HOUSTON There s no escaping spam, whether it be by e-mail or SMS text message.

For some reason text (or SMS) spam always seems to come in around 2 a.m. perhaps because it originates from somewhere overseas where it s daylight. The rude awakening often leaves you angered, and the first thing you want to do is text back a message similar to, YOU ARE IN VIOLATION OF FTC AND MOBILE CARRIER REGULATIONS etc... but don t do this!

Here s a quick list of do s and don ts:

>> Use the forward functionality in your phone to send the text message to 7726 (or SPAM ). This is the easiest way you can report the spam to (most) mobile carriers. Your mobile carrier will usually respond with a confirmation, asking for the phone number that sent you the spam.
>> File a complaint with the FCC on their website: (you can do this for e-mail too)
>> Check with your mobile provider on options to block text messages (or text messages entirely if you don t want them)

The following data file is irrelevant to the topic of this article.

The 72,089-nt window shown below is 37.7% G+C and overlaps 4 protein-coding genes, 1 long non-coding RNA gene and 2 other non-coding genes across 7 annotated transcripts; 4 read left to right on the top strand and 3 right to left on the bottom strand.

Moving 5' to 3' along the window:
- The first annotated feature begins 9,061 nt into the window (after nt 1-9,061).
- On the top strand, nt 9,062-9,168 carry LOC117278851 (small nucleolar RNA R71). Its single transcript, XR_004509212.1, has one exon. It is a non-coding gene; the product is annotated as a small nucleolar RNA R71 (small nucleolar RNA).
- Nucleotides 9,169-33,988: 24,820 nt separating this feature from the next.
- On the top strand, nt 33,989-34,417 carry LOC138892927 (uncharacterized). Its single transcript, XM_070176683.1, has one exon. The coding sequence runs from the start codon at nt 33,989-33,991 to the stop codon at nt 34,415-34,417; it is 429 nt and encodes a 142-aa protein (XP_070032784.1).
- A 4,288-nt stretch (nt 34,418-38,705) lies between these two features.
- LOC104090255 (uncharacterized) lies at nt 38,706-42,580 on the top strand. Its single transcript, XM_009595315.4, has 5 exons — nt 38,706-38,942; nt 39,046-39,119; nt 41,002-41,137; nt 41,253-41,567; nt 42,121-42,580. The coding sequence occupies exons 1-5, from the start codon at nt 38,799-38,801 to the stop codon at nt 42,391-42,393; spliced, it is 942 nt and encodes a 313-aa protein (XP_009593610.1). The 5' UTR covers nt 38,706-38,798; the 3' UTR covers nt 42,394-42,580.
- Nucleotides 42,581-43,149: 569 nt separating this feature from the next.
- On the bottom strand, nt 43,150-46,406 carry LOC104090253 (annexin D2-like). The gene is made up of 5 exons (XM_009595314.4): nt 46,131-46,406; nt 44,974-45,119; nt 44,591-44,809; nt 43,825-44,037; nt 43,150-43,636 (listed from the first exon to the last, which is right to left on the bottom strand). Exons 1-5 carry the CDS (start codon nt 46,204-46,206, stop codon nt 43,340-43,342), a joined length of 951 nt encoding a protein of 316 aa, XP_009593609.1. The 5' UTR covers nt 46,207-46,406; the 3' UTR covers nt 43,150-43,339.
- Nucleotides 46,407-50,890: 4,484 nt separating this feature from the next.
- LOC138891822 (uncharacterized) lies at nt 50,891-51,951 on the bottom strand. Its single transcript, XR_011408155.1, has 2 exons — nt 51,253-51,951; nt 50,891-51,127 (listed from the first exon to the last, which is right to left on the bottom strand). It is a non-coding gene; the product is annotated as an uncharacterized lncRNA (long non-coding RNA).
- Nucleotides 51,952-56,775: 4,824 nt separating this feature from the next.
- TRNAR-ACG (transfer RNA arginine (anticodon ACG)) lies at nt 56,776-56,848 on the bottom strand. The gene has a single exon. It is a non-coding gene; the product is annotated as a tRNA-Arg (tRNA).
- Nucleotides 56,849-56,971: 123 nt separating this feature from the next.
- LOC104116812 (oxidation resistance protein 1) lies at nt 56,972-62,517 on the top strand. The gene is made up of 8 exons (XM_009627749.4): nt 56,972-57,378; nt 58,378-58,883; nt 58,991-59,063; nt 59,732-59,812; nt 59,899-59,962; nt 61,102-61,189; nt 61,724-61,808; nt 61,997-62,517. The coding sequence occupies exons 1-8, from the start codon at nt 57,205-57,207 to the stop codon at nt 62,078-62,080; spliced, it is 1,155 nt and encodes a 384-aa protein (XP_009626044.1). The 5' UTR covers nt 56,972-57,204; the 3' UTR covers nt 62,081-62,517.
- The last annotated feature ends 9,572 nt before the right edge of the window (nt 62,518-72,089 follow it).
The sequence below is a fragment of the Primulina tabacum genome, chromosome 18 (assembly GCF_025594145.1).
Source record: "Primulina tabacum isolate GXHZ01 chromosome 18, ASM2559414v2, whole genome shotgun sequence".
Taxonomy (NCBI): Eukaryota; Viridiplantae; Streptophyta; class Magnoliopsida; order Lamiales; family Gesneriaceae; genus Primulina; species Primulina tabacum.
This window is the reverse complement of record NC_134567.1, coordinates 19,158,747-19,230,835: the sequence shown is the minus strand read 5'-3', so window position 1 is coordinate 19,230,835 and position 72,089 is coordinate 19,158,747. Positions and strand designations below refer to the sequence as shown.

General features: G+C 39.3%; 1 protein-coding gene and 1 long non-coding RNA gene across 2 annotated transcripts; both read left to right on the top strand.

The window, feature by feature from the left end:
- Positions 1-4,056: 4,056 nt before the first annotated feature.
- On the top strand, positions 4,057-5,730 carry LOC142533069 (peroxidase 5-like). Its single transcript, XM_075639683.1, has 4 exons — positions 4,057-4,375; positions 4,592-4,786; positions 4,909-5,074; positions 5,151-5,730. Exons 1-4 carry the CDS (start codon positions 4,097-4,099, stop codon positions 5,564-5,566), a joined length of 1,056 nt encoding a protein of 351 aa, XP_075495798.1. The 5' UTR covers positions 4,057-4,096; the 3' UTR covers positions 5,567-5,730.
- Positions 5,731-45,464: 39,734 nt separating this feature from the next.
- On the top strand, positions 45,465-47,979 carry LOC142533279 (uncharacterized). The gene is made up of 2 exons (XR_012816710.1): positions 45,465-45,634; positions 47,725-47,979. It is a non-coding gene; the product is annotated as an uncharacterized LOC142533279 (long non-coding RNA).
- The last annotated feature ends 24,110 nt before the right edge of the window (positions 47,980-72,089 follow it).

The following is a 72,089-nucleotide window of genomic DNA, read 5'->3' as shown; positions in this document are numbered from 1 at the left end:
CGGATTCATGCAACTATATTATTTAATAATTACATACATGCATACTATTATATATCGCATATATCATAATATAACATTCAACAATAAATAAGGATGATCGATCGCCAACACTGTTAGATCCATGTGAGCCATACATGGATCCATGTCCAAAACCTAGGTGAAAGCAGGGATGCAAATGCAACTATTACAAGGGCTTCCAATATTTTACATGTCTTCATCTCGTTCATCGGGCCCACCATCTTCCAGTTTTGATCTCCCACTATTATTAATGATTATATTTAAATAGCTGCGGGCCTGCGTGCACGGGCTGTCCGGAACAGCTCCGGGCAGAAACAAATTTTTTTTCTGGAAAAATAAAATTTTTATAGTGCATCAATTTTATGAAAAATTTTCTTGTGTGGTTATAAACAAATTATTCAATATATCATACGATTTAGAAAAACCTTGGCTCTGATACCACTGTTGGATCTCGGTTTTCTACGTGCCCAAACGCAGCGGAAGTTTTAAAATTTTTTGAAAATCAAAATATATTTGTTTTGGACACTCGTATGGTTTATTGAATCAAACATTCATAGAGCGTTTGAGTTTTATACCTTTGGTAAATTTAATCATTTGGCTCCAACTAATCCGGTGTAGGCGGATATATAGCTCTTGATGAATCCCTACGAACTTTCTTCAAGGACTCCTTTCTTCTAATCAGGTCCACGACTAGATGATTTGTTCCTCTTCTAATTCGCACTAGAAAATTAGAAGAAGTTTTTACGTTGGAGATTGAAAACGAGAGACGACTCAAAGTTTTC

>> Use Google to search for the phone number that sent the message. If you see the number is associated with a legitimate company or large corporation, contact them directly and have yourself removed from the list. (Good luck with this most text message spam comes from shady, hard-to-trace numbers.)

>> Do not respond to the text message at all. By doing this it will confirm to the sender that the number they have for you is a real cell phone number, and they love that, which in turn will likely lead to more spam.
>> Don t expect a response from the FCC or your mobile carrier if you file a complaint. They likely are overrun with reports, so you can only hope that by reporting the spam it may help with a bigger investigation.
>> When possible, avoid giving out your mobile phone number when signing up for contests, giveaways, etc. that are offered byunknown companies andthird-parties that do notoffera privacy policy.

More info from the FCC:

Questions? Comments? Feel free to reach out to Doug on Facebook ( Twitter (@DougDelonyKHOU)

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